Artist 'saddened' her MONA exhibit broke the law

The artist behind the Ladies Lounge at Hobart's Museum of Old and New Art has said she is deeply saddened after the exhibit was found to be unlawful. 

Kirsha Kaechele's artwork at the museum she curates, which is owned by her husband David Walsh, may have had a point but violated the law, the Tasmanian Civil and Administrative Tribunal decision said on Tuesday.

The women-only, curtained-off lounge now has 28 days to allow “persons who do not identify as ladies” access to the installation. 

Ms Kaechele took to Instagram on Wednesday to say she was "saddened by the court's ruling against the Ladies Lounge".

"But, by grace of due process, I have been granted a 28-day period. This allows me space to absorb the situation, seek counsel and compose myself," she wrote.

"I am so grateful for your ongoing understanding and support through one of the most difficult periods of my life. 

"Such periods can be painful, as many of us know." 

A MONA spokeswoman said the museum is taking time to figure out its next steps.

"We are deeply disappointed by this decision. We will take some time to absorb the result and consider our options," she said.

The tribunal's deputy president Richard Grueber said the case involves conflict between an artwork "which deliberately and overtly discriminates for artistic purpose".

Jason Lau paid $35 to visit MONA in April 2023 and was not allowed behind the exhibit's curtain because he is a man.

"Mr Lau was not happy with being refused entry," agreed facts in his complaint of discrimination said.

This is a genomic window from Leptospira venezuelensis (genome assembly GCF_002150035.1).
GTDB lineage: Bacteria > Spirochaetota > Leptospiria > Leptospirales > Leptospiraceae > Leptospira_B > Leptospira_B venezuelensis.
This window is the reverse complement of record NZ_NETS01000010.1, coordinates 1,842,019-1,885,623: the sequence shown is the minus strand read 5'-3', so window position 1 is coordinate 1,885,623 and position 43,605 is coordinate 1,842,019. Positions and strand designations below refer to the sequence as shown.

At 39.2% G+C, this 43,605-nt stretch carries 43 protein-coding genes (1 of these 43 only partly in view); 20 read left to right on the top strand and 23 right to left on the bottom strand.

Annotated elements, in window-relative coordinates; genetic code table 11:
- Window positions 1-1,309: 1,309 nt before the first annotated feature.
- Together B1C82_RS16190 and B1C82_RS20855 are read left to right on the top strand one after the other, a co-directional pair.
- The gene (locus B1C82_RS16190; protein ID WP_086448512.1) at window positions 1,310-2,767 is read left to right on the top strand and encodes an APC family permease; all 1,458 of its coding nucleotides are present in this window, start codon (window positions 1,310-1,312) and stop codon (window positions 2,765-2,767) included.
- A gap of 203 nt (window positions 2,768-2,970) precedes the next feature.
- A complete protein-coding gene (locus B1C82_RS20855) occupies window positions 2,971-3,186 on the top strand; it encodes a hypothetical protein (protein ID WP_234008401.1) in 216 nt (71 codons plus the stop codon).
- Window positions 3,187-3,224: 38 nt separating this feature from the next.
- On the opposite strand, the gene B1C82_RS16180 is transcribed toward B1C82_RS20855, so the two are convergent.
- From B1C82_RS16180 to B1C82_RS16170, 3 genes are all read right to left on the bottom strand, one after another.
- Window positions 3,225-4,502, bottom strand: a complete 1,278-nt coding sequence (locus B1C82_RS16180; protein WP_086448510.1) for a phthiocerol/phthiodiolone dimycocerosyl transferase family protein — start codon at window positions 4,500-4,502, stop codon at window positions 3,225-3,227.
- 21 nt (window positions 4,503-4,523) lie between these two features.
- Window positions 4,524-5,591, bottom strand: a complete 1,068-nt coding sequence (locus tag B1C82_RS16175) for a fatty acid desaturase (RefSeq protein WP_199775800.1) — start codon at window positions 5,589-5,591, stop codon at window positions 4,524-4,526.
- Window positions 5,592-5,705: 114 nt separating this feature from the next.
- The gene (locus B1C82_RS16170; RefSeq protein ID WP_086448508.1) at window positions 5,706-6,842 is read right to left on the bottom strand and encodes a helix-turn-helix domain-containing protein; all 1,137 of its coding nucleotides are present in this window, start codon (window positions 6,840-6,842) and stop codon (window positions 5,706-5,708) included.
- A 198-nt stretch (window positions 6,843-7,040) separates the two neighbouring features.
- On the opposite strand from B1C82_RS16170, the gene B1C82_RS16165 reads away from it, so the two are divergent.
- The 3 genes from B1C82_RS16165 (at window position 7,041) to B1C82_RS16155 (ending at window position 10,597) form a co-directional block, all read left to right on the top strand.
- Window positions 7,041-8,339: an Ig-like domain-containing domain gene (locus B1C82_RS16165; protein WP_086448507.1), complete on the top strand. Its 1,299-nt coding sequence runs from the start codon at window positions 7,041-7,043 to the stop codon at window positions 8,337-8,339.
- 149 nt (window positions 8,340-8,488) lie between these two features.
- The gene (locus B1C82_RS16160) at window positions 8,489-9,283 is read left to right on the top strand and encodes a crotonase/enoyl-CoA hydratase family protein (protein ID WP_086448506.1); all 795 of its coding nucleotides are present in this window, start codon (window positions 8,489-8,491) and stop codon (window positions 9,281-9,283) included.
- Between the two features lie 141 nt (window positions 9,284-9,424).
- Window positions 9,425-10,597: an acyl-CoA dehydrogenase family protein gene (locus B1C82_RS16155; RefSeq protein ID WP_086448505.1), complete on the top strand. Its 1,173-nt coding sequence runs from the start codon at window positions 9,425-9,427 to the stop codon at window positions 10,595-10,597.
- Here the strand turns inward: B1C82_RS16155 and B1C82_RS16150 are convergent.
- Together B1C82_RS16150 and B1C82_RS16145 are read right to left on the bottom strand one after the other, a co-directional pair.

It also notes the refusal to admit him was "part of the art itself" as it was a "participatory installation".

He missed out on seeing "a tethered, rearing, restrained-by-golden-chains-and-then-ultimately-defeated phallus" among other works including two Picasso paintings and a gold-jewelled crown Ms Kaechele wore at her wedding.

The lounge idea came during the pandemic, partially in response to public criticism that there were not enough places to sit, and has a counterpart in the Ladies Lounge Designed by Men, which does not restrict entrants.

Ms Kaechele described the lounge she designed as a response to women being historically forbidden from certain spaces, citing elite men-only clubs as a contemporary example.

"However, the act does not permit discrimination for good faith artistic purpose per se," Mr Grueber said, noting aspects of the case "may seem paradoxical".

The lounge may well legally be able to operate as a women-only club, and its legitimate artistic purpose could have saved it running afoul of the law if it had offended, humiliated, or incited hatred or severe ridicule of Mr Lau, rather than discriminating against him based on gender.

Inconsistencies in the stated intention of the artwork prevented MONA establishing a relevant equal opportunity exemption for the Ladies Lounge.

"It may have a valid moral or ethical or pedagogical purpose, but it cannot reasonably be intended to promote equal opportunity," Mr Grueber said.

He ordered MONA cease the discrimination, whether by allowing men into the lounge or removing the exhibit, within four weeks.

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